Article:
The Distribution of Diamonds on a Late Cainozoic Gravel Beach, Southwestern Namibia

Apollus, Leonard (1995) The Distribution of Diamonds on a Late Cainozoic Gravel Beach, Southwestern Namibia. MSc(R) thesis, University of Glasgow.

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The Late Cainozoic diamondiferous pocket beach deposits studied here are exposed in the Chameis area along 8.8km of the storm-dominated, Atlantic coastline of the Sperrgebiet of southwestern Namibia, 100km north of the mouth of the Orange River. Several pocket beaches are present in the area, but only the deposits of the most extensive pocket beach (number 4) were studied. The main aim is to derive a model for the concentration of diamond placers in pocket beaches. In persuit of this aim the characteristics of the sediments and the shore platform on which they rest were recorded across and along the beach, and within that sedimentary framework, variations in both concentration and size of diamonds were recorded. In addition, the general characteristics, as well as the abrasion textures of the diamonds recovered from these sediments were described in detail for possible evidence of their original source and subsequent transport history. The exposures available for study were largely dependent on the progress of the mining operations in the study area which strip open the diamond bearing marine sediment otherwise buried under thick modern aeolian and beach sand. The sediment in the most southern part of the pocket beach was mined-out before this study commenced, nonetheless information about this part of the beach could be obtained from in-house reports. Two sharply bounded lithostratigraphic units are recognized and are subdivided into an eastward (landward) red unit, Eemian in age, and a westward (seaward) Holocene grey unit. Both units comprise of a basal gravelly unit interpreted to represent the transgressive phase of beach accretion and an upper finer regressive phase. The downward progradational offlapping gravels of the red unit are interpreted as beachface (intertidal) facies with a more sandy and thicker seaward shoreface facies. The westward grey unit is interpreted to be wholly of the shoreface (subtidal) facies. Both the mean and maximum grain size of the gravel fraction of both units increase towards the northern end of the pocket beach as does the sorting of the red unit gravel fraction. The high specific density banded ironstone formation, Orange River derived, exotic clasts also increase in abundance in the same direction as well as the relative concentration of diamonds. This trend indicates an increasing energy response towards the northern end of the pocket beach. The Chameis deposits largely record the regressive phases of a sequence of transgressions and regressions. On the basis of the stratigraphic data from these deposits, the general sequence of the Namibian (Sperrgebiet) beaches and the global Pleistocene sea-level records, the following sequence of events is deduced: 6) Deposition of dune sand (TOP) 5) Regression and deposition of grey unit 4) Transgression and partial erosion of red unit 3) Sheetflows and mass-wasting from land: subaerial exposure 2) Regression and deposition of red unit, c. 130 000 BP 1) A major transgression: recutting and/or modification of shore platform (BASE) During these phases of erosion and deposition normal to the coastline, diamonds were thought to be moving northwards along the shore and probably from the offshore, to be trapped in these raised marine terraces. The shore platform morphology suggests it to be an inherited feature formed at least partly by marine transgressions during Middle to Late Pleistocene. As a result of a rapid sea-level rise during the last interglacial highstand, the shore platform has probably remained relict. The most important factors that probably influenced the present morphology of the shore platform are the rate of sea-level rise and bedrock geology. Because the morphology of the shore platform is considered to be highly sensitive to local conditions the commonly accepted alongshore correlation of shore platforms on the basis of similar heights is rejected until the morphology and genesis of the shore platform in each area has been studied in some detail. There is no significant spatial variation in the general characteristics and abrasion features of the diamonds in the study area but the diamond characteristics are consistent with patterns reported from other studies of southern African alluvial diamond populations. It is therefore concluded that the diamonds were presorted before being introduced into the study area and therefore the distribution of their characteristics was independent of the sedimentary processes operating in the pocket beach. However, the maximum diamond concentration is in the beachface (intertidal) facies of the red unit beach. In the grey unit diamonds concentrate best in areas with the highest intensity of gullies and potholes. Therefore sedimentary processes are more important mechanisms for the entrapment of diamonds in the red unit gravel whereas gullies and potholes take precedence in the subtidal grey unit. This study has established a database which may be useful in comparing, the distribution of lithofacies and textural characteristics of the sediments, as well as the characteristics of the diamonds, with placer deposits from different parts of the Sperrgebiet with a view to determine their similarities and thus probable primary source. A comparison of the general characteristics of the Chameis diamond population with their offshore counterparts may also be useful.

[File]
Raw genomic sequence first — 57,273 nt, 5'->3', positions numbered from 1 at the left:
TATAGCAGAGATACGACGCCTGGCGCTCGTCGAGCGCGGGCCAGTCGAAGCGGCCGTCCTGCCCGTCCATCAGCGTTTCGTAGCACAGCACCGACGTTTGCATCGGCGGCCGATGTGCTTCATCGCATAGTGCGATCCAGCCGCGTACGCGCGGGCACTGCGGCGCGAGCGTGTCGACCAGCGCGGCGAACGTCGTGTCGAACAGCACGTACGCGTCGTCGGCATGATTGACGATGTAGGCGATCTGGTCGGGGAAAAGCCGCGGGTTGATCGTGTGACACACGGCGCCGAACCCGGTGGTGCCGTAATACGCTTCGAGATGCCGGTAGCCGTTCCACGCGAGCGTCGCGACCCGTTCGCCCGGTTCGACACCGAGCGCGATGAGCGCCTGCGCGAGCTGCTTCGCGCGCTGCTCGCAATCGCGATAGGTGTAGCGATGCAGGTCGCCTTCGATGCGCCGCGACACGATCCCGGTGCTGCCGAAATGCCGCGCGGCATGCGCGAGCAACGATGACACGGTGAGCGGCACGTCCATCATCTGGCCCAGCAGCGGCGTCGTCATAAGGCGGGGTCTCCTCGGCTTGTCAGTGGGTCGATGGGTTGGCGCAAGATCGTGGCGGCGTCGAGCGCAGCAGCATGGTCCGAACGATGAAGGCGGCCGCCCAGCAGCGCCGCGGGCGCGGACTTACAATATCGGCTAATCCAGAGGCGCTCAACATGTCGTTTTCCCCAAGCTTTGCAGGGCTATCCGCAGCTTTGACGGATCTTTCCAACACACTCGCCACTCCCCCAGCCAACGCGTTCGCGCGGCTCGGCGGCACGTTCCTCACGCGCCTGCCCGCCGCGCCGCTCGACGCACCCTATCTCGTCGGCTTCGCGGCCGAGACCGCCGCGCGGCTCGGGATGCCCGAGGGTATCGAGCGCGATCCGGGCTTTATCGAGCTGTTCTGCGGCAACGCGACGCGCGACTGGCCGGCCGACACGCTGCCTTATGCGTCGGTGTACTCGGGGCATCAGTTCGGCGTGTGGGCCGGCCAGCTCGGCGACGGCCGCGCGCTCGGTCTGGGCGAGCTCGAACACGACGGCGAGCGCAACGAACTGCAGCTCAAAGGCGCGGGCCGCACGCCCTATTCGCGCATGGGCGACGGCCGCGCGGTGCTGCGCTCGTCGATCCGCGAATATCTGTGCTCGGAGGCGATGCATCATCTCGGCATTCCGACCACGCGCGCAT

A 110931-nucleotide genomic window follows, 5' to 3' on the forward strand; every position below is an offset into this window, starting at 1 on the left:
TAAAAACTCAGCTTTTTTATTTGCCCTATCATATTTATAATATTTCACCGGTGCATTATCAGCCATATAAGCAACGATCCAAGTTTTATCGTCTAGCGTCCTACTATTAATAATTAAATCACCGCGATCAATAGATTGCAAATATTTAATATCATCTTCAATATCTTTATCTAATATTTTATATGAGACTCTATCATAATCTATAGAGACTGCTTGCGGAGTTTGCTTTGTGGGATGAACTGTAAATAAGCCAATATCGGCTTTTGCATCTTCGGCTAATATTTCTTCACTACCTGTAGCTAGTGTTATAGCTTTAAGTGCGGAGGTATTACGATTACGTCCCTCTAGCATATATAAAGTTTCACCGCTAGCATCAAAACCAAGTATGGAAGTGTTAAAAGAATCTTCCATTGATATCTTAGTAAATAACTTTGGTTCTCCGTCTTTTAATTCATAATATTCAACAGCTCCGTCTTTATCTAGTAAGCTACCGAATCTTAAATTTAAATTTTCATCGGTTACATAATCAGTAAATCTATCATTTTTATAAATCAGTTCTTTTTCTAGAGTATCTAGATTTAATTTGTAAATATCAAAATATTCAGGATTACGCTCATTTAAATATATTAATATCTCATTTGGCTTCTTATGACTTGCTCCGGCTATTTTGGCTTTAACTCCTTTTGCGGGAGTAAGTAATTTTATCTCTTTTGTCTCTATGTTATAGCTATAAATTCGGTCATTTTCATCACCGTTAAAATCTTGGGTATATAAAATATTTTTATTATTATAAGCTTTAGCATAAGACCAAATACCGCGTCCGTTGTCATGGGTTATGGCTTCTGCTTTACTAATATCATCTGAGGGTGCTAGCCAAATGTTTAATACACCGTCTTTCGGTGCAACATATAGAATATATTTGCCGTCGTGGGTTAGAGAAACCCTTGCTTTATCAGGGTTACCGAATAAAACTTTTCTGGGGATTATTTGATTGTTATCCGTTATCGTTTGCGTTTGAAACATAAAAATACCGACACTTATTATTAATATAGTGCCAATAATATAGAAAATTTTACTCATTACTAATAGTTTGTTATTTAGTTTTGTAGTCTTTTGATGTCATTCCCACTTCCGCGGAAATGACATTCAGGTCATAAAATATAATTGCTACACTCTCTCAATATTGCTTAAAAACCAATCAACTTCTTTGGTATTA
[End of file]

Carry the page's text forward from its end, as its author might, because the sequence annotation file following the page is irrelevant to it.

Item Type: Thesis (MSc(R))
Qualification Level: Masters
Additional Information: Adviser: John Ward
Keywords: Geology, Sedimentary geology
Date of Award: 1995
Depositing User: Enlighten Team
Unique ID: glathesis:1995-75434
Copyright: Copyright of this thesis is held by the author.
Date Deposited: 19 Nov 2019 20:08
Last Modified: 19 Nov 2019 20:08